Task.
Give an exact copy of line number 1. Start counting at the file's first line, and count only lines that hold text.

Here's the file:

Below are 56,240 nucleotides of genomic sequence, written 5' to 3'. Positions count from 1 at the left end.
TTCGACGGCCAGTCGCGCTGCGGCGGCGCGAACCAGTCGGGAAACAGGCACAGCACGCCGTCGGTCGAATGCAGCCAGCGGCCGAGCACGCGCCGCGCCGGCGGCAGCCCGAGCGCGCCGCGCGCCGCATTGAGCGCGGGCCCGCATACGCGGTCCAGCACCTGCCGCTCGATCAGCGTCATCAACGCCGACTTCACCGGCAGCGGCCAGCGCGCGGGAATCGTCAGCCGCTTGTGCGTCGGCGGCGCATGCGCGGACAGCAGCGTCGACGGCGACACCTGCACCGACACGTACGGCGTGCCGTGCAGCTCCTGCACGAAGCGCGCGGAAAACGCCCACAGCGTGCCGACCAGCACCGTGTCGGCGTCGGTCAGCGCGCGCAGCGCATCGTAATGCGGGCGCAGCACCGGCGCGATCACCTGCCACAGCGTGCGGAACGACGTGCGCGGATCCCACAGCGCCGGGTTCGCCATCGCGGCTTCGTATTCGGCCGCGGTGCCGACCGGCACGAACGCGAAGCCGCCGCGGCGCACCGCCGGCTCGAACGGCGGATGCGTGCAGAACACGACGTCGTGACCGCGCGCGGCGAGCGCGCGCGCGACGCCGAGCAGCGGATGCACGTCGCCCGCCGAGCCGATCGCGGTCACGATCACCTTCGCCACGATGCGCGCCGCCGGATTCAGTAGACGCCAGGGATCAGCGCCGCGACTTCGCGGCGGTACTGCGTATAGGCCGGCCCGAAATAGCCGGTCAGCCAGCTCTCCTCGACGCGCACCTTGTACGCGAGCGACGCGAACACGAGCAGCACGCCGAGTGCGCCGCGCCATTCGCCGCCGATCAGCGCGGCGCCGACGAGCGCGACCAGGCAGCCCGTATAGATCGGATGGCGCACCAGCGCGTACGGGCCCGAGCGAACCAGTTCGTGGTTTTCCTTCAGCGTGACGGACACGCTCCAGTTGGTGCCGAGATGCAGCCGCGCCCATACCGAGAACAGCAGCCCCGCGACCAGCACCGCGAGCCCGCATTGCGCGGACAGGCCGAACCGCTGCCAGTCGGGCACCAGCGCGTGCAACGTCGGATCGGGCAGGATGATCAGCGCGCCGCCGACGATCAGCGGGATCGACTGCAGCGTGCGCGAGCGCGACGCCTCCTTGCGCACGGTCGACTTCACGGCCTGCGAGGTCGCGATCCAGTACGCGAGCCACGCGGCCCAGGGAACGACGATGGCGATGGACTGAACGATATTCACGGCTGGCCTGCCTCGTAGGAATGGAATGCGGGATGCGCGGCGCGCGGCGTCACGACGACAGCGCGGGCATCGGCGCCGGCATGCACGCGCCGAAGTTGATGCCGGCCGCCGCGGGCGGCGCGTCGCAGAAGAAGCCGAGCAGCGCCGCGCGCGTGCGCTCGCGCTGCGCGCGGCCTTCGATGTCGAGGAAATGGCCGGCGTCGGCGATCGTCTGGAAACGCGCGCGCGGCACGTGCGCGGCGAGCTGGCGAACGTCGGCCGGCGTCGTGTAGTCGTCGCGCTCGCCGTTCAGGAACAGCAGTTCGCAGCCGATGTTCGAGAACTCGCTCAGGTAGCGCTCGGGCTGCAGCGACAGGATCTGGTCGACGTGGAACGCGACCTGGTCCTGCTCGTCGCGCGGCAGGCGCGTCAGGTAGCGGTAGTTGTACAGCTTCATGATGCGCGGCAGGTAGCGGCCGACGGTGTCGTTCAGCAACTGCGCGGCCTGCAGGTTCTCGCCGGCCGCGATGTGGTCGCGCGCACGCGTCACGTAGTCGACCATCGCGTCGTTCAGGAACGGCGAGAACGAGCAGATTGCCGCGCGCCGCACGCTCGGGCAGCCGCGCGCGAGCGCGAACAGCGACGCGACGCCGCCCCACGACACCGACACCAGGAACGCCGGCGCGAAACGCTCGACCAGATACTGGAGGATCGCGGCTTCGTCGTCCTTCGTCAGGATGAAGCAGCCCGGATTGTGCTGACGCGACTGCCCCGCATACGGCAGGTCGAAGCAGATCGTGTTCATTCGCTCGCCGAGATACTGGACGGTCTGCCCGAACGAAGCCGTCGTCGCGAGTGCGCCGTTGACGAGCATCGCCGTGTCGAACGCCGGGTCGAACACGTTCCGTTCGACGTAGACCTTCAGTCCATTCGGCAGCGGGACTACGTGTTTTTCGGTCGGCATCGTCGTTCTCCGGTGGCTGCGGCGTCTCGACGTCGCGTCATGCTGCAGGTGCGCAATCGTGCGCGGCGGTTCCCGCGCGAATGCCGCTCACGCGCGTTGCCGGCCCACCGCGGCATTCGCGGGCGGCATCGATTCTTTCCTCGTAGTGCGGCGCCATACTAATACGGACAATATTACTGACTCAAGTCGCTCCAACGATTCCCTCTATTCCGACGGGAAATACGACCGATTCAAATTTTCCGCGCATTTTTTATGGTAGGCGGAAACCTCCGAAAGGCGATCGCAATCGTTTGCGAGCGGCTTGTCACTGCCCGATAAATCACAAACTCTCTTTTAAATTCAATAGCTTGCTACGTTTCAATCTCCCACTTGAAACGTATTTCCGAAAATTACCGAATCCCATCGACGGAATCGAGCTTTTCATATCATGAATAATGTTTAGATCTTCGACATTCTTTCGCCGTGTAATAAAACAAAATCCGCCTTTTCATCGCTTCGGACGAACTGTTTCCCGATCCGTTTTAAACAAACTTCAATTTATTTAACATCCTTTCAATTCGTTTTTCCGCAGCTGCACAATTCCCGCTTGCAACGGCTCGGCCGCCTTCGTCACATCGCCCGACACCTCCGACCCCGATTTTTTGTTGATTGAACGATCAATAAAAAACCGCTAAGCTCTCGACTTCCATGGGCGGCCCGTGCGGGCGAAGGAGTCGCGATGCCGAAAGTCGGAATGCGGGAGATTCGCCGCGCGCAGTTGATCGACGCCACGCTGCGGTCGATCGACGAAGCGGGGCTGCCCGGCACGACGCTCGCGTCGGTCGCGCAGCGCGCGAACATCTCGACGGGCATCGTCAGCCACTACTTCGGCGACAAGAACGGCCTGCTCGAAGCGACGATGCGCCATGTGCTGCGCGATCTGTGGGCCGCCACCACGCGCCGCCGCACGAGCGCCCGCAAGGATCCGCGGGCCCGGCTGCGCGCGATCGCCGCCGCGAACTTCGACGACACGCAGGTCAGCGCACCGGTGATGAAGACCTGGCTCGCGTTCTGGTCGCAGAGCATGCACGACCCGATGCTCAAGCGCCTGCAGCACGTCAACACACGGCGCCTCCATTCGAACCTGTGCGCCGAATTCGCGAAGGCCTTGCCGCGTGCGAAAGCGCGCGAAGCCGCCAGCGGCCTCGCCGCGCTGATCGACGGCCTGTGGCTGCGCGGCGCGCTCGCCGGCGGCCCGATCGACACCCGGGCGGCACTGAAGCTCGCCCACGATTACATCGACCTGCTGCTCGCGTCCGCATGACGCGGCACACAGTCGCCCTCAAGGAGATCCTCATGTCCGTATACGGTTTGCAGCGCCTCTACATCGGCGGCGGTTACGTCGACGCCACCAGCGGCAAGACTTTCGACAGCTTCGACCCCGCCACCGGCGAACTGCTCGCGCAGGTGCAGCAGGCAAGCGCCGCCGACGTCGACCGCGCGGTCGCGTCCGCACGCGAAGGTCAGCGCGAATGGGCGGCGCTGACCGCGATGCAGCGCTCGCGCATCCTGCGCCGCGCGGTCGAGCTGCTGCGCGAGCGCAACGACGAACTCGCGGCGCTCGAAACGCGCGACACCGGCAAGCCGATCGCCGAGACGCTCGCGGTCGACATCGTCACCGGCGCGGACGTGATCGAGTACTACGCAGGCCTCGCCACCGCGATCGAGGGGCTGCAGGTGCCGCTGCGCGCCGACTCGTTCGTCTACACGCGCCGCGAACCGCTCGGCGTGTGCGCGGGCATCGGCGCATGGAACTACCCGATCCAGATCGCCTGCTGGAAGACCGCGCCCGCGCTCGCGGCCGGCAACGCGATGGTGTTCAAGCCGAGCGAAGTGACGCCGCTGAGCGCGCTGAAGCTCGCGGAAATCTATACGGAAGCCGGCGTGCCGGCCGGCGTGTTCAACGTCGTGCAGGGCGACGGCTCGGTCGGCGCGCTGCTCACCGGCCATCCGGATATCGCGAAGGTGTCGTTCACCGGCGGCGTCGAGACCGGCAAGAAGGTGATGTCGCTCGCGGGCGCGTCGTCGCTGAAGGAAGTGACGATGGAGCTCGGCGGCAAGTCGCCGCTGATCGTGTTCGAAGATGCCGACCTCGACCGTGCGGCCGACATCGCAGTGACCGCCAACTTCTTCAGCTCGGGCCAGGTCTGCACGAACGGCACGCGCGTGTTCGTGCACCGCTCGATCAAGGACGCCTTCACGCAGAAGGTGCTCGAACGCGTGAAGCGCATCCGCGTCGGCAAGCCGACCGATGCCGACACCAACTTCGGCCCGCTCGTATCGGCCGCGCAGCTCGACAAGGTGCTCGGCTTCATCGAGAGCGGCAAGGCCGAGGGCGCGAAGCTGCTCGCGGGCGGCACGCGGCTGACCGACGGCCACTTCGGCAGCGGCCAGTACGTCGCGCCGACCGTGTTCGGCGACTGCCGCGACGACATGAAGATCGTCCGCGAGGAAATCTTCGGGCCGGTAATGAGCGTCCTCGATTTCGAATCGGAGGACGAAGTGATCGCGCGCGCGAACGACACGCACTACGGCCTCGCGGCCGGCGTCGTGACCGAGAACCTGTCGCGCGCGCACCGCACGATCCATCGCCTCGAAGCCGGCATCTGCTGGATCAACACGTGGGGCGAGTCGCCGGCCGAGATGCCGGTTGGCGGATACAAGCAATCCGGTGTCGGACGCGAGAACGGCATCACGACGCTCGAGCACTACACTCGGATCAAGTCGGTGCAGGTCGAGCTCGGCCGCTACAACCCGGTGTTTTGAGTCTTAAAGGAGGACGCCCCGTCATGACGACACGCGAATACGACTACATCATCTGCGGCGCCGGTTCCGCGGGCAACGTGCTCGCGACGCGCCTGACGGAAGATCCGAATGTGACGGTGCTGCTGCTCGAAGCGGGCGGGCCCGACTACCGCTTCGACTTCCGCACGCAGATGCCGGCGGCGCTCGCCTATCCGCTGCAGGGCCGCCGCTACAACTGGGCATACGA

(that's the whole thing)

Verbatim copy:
Below are 56,240 nucleotides of genomic sequence, written 5' to 3'. Positions count from 1 at the left end.